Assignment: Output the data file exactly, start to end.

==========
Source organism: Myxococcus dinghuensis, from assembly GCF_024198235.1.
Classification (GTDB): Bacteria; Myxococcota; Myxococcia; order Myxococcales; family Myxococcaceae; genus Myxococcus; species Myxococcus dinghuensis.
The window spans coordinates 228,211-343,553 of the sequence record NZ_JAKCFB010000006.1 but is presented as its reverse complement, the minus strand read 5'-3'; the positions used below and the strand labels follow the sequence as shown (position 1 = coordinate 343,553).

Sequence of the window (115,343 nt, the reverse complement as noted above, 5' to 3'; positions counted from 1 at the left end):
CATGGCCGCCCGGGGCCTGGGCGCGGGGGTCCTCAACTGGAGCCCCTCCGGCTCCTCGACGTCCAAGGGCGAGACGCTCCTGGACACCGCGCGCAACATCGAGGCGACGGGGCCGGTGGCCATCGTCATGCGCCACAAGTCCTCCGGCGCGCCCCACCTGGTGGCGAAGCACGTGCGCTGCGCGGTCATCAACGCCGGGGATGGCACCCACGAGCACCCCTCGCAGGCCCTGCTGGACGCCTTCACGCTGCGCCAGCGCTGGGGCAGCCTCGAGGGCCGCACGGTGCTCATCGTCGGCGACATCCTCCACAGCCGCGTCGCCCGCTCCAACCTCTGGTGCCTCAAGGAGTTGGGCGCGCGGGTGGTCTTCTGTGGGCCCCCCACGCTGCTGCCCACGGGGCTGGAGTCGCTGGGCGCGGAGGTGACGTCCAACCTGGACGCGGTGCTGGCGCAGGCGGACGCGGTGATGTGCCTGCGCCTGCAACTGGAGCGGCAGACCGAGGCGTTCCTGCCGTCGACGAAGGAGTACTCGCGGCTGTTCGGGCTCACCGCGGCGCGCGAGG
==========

Source organism: Myxococcus dinghuensis, from assembly GCF_024198235.1.
Classification (GTDB): Bacteria; Myxococcota; Myxococcia; order Myxococcales; family Myxococcaceae; genus Myxococcus; species Myxococcus dinghuensis.
The window spans coordinates 228,211-343,553 of the sequence record NZ_JAKCFB010000006.1 but is presented as its reverse complement, the minus strand read 5'-3'; the positions used below and the strand labels follow the sequence as shown (position 1 = coordinate 343,553).

Sequence of the window (115,343 nt, the reverse complement as noted above, 5' to 3'; positions counted from 1 at the left end):
CATGGCCGCCCGGGGCCTGGGCGCGGGGGTCCTCAACTGGAGCCCCTCCGGCTCCTCGACGTCCAAGGGCGAGACGCTCCTGGACACCGCGCGCAACATCGAGGCGACGGGGCCGGTGGCCATCGTCATGCGCCACAAGTCCTCCGGCGCGCCCCACCTGGTGGCGAAGCACGTGCGCTGCGCGGTCATCAACGCCGGGGATGGCACCCACGAGCACCCCTCGCAGGCCCTGCTGGACGCCTTCACGCTGCGCCAGCGCTGGGGCAGCCTCGAGGGCCGCACGGTGCTCATCGTCGGCGACATCCTCCACAGCCGCGTCGCCCGCTCCAACCTCTGGTGCCTCAAGGAGTTGGGCGCGCGGGTGGTCTTCTGTGGGCCCCCCACGCTGCTGCCCACGGGGCTGGAGTCGCTGGGCGCGGAGGTGACGTCCAACCTGGACGCGGTGCTGGCGCAGGCGGACGCGGTGATGTGCCTGCGCCTGCAACTGGAGCGGCAGACCGAGGCGTTCCTGCCGTCGACGAAGGAGTACTCGCGGCTGTTCGGGCTCACCGCGGCGCGCGAGG